Mortgage rates have been trending higher over the past year, and this spiked more recently given unprecedented events in Westminster – the announcement, and subsequent U-turn, on fiscal expansion outlined in the Growth Plan. But what does this all mean for the housing market?
Consumer financials: the house of bricks
We’re all familiar with the fable of The Three Little Pigs, but let’s work in reverse by starting with the house of bricks – in this case the financial health of UK households.
Household debt, as measured by the Bank of England, reached a new all-time high in August at an eye-watering £1.8trn. However, when we dig a little deeper and compare the size of this number relative to that of the UK’s Gross Domestic Product (GDP) – outside of the spike during the global pandemic lockdowns in 2020/21 – it has continuously fallen since the peak of the 2008/09 global financial crisis (see Chart 1), which was incidentally initially triggered by a slowdown in the US housing market.
Chart 1: UK household debt to GDP (%, 1990 – 2022)
Source: Nutmeg, ONS, BIS, Macrobond, Bloomberg
Adding in the household savings ratio – a proportion of how much income an average household saves – and we are still well above pre-Covid and global financial crisis measures (Chart 2); it appears that consumer balance sheets are indeed healthy, but it is also worth pointing out that this is an aggregate figure and doesn’t provide the whole truth especially with the cost-of-living crisis impacting many households.
Chart 2: UK Household Savings Ratio (%, 2000 – 2022)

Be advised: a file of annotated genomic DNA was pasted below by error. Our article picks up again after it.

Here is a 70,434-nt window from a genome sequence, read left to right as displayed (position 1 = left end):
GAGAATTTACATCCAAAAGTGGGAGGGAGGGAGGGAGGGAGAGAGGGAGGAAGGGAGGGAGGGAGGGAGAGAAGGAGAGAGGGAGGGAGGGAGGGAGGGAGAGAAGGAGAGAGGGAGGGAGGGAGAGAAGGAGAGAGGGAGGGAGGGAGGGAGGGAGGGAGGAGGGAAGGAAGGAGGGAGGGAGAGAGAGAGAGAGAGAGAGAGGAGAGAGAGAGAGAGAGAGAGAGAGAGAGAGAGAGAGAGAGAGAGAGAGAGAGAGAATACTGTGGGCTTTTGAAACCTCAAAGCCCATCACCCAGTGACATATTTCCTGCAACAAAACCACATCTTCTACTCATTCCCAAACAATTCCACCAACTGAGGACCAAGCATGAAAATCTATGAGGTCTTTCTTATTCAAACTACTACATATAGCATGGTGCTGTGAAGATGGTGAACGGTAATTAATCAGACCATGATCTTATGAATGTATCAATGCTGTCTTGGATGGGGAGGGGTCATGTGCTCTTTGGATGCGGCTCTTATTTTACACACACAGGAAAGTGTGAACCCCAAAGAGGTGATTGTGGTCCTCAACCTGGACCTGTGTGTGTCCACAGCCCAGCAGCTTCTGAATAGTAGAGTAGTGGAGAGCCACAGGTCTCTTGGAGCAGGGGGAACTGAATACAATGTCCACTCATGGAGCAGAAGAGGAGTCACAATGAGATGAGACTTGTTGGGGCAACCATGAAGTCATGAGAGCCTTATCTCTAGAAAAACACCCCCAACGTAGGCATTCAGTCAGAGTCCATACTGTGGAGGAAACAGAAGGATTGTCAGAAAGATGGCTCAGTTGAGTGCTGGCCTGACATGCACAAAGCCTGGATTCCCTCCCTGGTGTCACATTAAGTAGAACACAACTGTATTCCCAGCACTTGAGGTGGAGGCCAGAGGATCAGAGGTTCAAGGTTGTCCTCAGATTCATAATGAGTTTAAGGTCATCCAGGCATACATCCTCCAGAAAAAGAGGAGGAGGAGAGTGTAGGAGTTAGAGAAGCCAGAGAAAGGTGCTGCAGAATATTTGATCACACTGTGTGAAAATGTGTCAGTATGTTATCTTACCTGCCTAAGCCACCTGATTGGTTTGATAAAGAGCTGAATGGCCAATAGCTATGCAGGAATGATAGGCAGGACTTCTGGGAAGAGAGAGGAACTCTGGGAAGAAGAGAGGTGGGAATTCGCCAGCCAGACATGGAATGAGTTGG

Source: ONS, Macrobond
This is what most commentators mean when they say the consumer balance sheet is healthy. But what about the subsequent increase in interest rates this has caused?
Affordability and debt servicing: the house of sticks
Some readers will remember a time when variable mortgage rates were well north of 10% and affordability wasn’t necessarily an issue, in part due to notably lower house prices. The peak national average house price for the UK in 1989 was £60,000; pre the global financial crisis it was £190,000; today it is just shy of £300,000 as per information from the Land Registry, with it being much higher in London (£553,000).
Chart 3: UK house prices since 1980 (£, log scaled)
Source: Bank of England, Macrobond
To reign in the elevated levels of inflation, the Bank of England has embarked on a tightening cycle by raising the base interest rate – the current bank rate is 2.25%, expected to rise again at the next meeting of the Monetary Policy Committee on 3rd November.
This impacts the mortgage market as the interest rates offered by lenders have increased and will front run changes the Bank of England makes. Chart 4 shows the speed of the increase in financing costs relative to the average income in the UK.
Chart 4: Percentage of average income needed to finance a house purchase in the UK
Source: Nutmeg, Bank of England, Rightmove, Macrobond
For any new home buyers (or those refinancing), they will be paying 63% of the average income, this is the highest it has been since 2007; it was only higher in the early 1990s.